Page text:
No Evidence WikiLeaks Disclosed Names of Afghan Informants
Following up on Monday’s post about WikiLeaks, today I address the moral correctness of the organization. There is no evidence that WikiLeaks disclosed the names of Afghan informants; there is inductive evidence that suggests they didn't.
WikiLeaks clearly acted in violation of U.S. law, law which, in light of the Washington Post’s feature on the bloated and overly secretive intelligence culture, does not seem entirely virtuous. So, an important moral question, which most news organizations (in their myopic defense of the rule of law) stop short of asking is: Did WikiLeaks bring net good or net harm to the world by releasing the secret documents? And more generally: Is Wikileaks a net gain or a net loss for justice in the world?
The second question is most effectively answered by responding to the first, by looking at the concrete consequences of WikiLeak’s actions. If we do this, it is impossible to conclude that WikiLeaks has performed an injustice by releasing these Afghan war logs.
Firstly, the U.S. government has alleged WikiLeaks released the identities of Afghans serving the U.S. as informants against the Taliban. Absent this allegation, no case has been made that WikiLeaks caused any demonstrable harm. The U.S., to its credit, has said it has a “moral responsibility” to protect those informants. If it is fulfilling that obligation, those informants, on whom there is evidently very precise data, are already out of Afghanistan or in protective custody. That no evidence has come forward proving the government’s allegation is highly suspicious. I’m not a lawyer, but presumably it would be easy enough to present the evidence to a judge, the judge would confirm the presence of the informants’ names without disclosing them, and the government will have won the propaganda war against WikiLeaks. To date, there have been no reports of attacks or reprisals in Afghanistan based on information released by WikiLeaks.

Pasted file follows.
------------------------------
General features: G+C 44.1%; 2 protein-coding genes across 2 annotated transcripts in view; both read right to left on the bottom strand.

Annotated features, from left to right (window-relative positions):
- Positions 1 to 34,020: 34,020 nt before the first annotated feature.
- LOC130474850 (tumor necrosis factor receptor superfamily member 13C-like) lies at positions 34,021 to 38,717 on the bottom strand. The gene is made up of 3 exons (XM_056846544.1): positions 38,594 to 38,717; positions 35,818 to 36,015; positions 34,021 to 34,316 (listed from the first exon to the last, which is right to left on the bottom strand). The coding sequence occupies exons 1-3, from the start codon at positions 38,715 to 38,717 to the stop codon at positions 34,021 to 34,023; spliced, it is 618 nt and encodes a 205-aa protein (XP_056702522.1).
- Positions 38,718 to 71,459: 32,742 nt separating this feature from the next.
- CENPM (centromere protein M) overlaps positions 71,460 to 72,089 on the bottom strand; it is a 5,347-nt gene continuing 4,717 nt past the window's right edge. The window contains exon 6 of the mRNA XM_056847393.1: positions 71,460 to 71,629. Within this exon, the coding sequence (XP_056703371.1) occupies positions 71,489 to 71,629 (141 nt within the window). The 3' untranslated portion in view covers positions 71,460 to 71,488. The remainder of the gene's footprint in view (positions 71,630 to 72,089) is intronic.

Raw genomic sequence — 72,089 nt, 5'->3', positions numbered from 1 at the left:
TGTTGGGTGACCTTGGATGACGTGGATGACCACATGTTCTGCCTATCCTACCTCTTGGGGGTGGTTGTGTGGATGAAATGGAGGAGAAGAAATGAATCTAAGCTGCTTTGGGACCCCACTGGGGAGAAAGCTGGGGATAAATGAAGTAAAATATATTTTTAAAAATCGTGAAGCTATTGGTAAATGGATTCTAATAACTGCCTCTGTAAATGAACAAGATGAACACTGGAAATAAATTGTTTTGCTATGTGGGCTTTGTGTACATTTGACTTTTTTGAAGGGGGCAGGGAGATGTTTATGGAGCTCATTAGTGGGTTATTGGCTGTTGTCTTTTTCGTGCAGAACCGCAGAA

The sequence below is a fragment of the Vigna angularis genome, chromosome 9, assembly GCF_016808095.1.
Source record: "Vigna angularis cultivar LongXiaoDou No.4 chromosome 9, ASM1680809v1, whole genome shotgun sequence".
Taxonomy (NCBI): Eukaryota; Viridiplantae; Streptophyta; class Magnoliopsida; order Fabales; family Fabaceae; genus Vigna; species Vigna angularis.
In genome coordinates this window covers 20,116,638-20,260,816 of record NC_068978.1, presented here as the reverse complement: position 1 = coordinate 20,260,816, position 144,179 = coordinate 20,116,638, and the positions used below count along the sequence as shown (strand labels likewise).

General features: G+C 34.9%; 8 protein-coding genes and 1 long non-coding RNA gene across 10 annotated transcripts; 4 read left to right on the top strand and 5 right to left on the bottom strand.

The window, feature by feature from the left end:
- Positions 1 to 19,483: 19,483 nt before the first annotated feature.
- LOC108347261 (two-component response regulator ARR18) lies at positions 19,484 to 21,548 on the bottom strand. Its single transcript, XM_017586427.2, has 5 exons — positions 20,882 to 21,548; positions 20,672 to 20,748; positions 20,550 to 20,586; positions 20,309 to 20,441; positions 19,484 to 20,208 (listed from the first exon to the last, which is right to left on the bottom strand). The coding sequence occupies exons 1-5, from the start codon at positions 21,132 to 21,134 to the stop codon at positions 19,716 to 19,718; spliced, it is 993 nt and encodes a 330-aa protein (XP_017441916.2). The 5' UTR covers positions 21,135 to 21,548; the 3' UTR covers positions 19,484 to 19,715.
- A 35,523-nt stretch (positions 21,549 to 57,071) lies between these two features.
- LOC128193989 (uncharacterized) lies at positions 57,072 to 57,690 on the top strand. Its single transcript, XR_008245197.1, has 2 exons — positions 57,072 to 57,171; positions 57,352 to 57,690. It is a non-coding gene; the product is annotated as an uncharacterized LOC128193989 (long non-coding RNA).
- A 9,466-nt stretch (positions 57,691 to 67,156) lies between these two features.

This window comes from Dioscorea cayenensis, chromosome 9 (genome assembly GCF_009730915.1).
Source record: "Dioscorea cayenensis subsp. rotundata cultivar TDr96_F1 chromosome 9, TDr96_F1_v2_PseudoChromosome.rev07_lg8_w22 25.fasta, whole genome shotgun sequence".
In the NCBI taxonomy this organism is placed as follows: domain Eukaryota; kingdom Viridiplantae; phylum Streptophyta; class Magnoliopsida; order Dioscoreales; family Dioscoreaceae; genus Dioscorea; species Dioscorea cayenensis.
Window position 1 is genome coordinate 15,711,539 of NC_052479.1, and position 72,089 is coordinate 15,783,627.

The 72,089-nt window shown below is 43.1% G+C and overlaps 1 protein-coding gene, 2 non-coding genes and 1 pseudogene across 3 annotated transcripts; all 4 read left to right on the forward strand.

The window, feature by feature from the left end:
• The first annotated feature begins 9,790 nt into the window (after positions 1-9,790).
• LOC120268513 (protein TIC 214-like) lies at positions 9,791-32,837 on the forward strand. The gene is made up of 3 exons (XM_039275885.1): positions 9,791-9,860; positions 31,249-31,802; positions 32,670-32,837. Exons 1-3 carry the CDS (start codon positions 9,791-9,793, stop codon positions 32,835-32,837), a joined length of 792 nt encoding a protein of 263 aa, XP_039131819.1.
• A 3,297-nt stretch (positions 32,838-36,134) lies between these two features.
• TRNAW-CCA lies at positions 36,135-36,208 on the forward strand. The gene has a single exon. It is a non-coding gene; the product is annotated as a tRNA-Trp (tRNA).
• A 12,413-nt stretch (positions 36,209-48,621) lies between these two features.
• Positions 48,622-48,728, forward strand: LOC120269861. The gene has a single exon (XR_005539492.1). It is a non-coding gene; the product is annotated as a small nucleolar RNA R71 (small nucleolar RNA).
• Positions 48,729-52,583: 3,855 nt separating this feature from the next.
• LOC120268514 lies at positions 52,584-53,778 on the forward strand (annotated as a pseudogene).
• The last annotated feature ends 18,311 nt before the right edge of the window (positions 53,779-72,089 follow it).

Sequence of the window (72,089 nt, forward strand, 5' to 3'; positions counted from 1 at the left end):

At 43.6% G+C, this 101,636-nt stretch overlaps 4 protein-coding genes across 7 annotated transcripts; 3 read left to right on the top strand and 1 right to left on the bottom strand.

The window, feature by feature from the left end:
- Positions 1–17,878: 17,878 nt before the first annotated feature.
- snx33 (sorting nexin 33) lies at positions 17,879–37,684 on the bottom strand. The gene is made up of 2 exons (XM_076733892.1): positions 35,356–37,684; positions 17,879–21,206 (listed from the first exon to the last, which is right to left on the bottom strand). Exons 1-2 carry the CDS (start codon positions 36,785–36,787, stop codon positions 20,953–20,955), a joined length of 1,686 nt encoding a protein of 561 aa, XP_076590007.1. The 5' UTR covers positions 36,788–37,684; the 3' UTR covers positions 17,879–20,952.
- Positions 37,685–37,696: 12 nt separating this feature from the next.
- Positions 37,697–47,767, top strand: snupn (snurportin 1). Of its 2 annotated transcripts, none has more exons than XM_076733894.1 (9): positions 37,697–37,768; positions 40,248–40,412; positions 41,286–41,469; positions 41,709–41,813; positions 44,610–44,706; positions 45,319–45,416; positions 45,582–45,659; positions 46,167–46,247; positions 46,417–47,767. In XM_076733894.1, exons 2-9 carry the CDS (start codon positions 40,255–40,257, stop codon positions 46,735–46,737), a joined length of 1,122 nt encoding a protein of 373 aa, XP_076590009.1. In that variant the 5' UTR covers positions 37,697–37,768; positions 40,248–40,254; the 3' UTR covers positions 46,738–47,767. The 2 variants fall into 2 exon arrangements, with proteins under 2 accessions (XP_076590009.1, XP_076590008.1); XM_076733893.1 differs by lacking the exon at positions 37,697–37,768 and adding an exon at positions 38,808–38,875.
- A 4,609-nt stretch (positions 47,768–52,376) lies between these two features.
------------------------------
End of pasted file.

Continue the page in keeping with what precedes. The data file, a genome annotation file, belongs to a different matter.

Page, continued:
Unfortunately, the government has phrased its “moral responsibility” in a way that claims the moral high ground while implying that WikiLeaks is a band of firebrand anarchists (which they are) and idiots lacking a moral sense (which they are not). “Do the right thing,” said the spider to the fly. Let’s recall Max Weber’s definition of the sovereign: that entity which has a monopoly on the legitimate use of violence.
WikiLeak’s decision to withhold 15,000 documents from their purge because they did not want to release sensitive information prematurely, that is, before the sensitive information could be blotted out, makes its intentions seem more consistent with the possibility that it did not release the names of Afghan informants.
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